help prevent tomato blight

5 Things I’ll Be Doing Differently in 2015

5 things I'll be doing differently

One thing I’ve learned since taking on my first allotment is that no year is ever the same. We’re always trying different methods, or experimenting with new varieties.

Then there’s the weather and the pests. There are so many variables and you can never be sure what will happen.

This also makes every year a learning curve, however, experienced you may be. Having grown veg in my garden rather than an allotment for the second season running, here are 5 things I’ll be doing differently next year.

Don’t Plant Toms So Close Together
This year, my outdoor tomatoes fell victim to the dreaded blight. Tomato blight was widespread this summer but I can’t help feel that I could have done more to prevent the disease, especially where my planting plan was concerned.

For starters, I planted the seedlings far too close together. I put six in next to each other, in a space roughly 5ft by 2ft. Doubled with the fact I didn’t cut back foliage to let the fruit ripen, there wasn’t much room for air circulation.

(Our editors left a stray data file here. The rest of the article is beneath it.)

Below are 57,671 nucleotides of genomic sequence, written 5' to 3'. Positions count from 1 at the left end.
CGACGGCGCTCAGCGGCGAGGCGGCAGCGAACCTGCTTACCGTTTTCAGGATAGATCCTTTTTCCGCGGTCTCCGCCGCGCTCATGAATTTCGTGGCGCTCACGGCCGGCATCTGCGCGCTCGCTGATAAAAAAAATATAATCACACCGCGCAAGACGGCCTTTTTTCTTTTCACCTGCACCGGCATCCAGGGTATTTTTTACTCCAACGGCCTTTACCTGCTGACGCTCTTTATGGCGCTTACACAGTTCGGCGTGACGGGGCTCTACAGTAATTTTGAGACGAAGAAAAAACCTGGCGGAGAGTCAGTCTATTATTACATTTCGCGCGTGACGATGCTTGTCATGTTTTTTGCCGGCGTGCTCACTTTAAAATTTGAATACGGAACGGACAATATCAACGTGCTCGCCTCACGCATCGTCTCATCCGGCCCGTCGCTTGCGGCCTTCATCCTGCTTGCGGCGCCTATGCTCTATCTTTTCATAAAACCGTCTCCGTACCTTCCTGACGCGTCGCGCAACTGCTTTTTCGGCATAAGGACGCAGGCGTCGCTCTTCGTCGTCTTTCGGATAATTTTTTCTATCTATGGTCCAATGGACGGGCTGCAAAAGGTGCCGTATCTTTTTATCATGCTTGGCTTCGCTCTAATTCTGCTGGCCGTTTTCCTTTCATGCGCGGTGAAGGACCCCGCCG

Don’t Grow So Many Tomatoes
Of course, if I didn’t grow so many tomato plants, I wouldn’t have felt so compelled to plant loads. In all, I grew 10 tomato plants inside and out. I mean, honestly, what was I thinking? What family of 3 could possibly need so many tomatoes?? And Lewis doesn’t even like tomatoes yet!

So, rule of thumb for next year: one beefsteak, one cherry, and one normal Moneymaker type job. Maybe a bonus Moneymaker, but that’s the lot.

Make More Efficient (and Tidier) Use of the Greenhouse
Growing fewer tomatoes will mean I can make better use of my greenhouse. I grew 3 tomato plants in there this year, which admittedly remained blight free and provided me with a crop, but also took over the greenhouse.

This meant that the crops I grew that did actually need a greenhouse, such as melons, peppers, and aubergines, got smothered by the toms and delivered bugger all.

If I grow all my tomatoes outside next year, I can use the greenhouse properly for those heat-loving veg that I can’t grow anywhere else.

Don’t Grow So Many Courgettes
Whilst I’m at it, I’m not going to grow so many courgette plants next year either. I reckon I only need one. The two I grew this year got massive too, taking up a big space on the veg bed.

Cover My Brassicas AT THE VERY BEGINNING!
Yep, this year saw a second successive brassica massacre. I really need to up my game if I am going to beat the cabbage whites.

Growing certain veg in the garden is much harder than on an allotment, in my humble opinion. For example – and I’m not entirely sure why – but I never had the cabbage white problems to the same extent on the plot as I do in my garden.

I’ve recently pondered whether it could be the end of the road for brassicas, but I’m going to give them one more go in 2015. I’m going high security though and will be building a proper structure to attach my net to, as well as covering the minute that I plant my seedlings out.